The '''Diocese of Mtskheta and Tbilisi''' is the united [[see]] of the Catholicos-Patriarch of the [[Church of Georgia]]. Mtskheta and Tbilisi were originally separate [[diocese]]s. The episcopacies of the two
dioceses were first united after the union in 1811 of the Church of Georgia with the [[Church of Russia]] as the seat of the [[Exarch]] of Georgia. Although separated initially following the All-Russian Sobor of 1917, the dioceses were again united in 1920 after the Church of Georgia regained [[autocephaly]].
Christianity came to Georgia in the early fourth century through the missionary work of [[Nino of Cappadocia]] and was proclaimed the official religion of Eastern Georgia by St. King Mirian of Iberia (remembered [[October 1]]). At the time, the churches in Georgia were part of the [[Church of Antioch|Apostolic See of Antioch]] with a [[diocese]] established at Mtskheta. Mtskheta became recognized as the spiritual center of Christian Georgia, being recorded in Georgian and foreign manuscripts as the "Apostolic Church of Mtskheta", the "Throne of Mtskheta", and "Patriarchate of Mtskheta". Thus, the bishop of Mtskheta became recognized as the Primate of the Church of Georgia.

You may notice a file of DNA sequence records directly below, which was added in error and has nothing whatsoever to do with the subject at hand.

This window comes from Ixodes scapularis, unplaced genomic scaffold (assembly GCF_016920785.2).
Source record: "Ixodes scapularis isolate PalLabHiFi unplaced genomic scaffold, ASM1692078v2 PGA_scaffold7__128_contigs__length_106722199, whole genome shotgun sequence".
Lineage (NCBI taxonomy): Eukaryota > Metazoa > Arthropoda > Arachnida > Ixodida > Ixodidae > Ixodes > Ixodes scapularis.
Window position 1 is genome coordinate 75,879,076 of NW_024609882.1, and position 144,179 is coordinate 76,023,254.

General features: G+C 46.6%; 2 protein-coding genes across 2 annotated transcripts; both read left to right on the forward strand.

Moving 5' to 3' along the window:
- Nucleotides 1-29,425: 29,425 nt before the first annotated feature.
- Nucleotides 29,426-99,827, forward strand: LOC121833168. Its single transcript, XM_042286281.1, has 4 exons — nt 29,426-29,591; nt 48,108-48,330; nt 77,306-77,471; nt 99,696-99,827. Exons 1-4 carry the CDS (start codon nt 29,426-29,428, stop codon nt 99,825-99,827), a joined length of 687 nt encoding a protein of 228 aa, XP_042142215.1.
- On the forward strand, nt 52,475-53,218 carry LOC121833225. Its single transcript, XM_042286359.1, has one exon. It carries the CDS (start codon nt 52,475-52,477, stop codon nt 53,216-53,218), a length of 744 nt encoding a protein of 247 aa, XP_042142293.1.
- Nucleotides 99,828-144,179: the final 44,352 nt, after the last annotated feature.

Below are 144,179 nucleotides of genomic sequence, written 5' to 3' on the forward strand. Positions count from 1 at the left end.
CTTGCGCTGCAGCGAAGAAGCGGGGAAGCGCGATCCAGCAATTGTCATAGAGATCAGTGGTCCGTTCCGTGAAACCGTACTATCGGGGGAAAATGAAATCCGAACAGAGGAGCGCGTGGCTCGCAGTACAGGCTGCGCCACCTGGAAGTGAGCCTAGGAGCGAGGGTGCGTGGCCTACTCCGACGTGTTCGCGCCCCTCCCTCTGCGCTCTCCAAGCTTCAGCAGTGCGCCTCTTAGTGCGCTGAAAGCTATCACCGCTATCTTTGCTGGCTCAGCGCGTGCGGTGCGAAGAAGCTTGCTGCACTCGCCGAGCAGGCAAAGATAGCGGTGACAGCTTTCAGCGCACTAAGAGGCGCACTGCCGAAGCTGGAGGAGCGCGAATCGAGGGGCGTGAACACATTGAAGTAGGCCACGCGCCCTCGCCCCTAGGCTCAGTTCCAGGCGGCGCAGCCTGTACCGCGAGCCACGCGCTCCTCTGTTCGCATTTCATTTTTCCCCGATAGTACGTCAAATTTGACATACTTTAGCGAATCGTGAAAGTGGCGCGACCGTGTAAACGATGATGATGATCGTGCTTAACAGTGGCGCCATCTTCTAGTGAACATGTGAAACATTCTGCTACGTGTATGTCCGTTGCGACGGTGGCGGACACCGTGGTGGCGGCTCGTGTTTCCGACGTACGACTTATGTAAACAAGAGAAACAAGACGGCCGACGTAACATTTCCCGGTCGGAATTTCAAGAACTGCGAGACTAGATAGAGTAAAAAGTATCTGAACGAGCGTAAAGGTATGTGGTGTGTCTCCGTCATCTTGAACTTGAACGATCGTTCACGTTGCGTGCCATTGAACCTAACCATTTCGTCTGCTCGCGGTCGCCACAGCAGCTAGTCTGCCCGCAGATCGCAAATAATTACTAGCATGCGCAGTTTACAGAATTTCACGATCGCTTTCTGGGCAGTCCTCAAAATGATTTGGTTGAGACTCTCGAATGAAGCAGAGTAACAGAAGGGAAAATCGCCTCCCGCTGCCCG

[[Image:Sveti.jpg|thumb|left|Svetitskhoveli Cathedral (Mtskheta) Under this column is buried the Holy Vesture of our Lord]]In 466, the Church of Georgia was granted autocephaly by the Patriarch of Antioch, who also elevated the bishop of Mtskheta to the honor of [[Catholicos]] of Kastli with a full title of ''Archbishop of Mtskheta and Catholicos of Kartli'' (East Georgia). His [[cathedra]] was in Mtskheta with two cathedrals—Svetitskhoveli and Samtavro.
During the reign of St. King [[Vakhtang]] (commemorated [[November 30]]) twelve dioceses were founded in Kartli, and the Church of Georgia was also recognized as autocephalous by the [[Church of Constantinople|Constantinople]]. During the fourth and fifth centuries the capital of Georgia was Mtskheta; Tbilisi was only a castle. After death of King Vakhtang, his successor, Dachi began building a city at Tbilisi. The first church built in Tbilisi was Sioni which later became the cathedral of the bishop of Tbilisi.
[[Image:Sameba.jpg|thumb|right|Newly built Sameba (Holy Trinity) Cathedral in Tbilisi, at Elia Hill (1995-2004)]]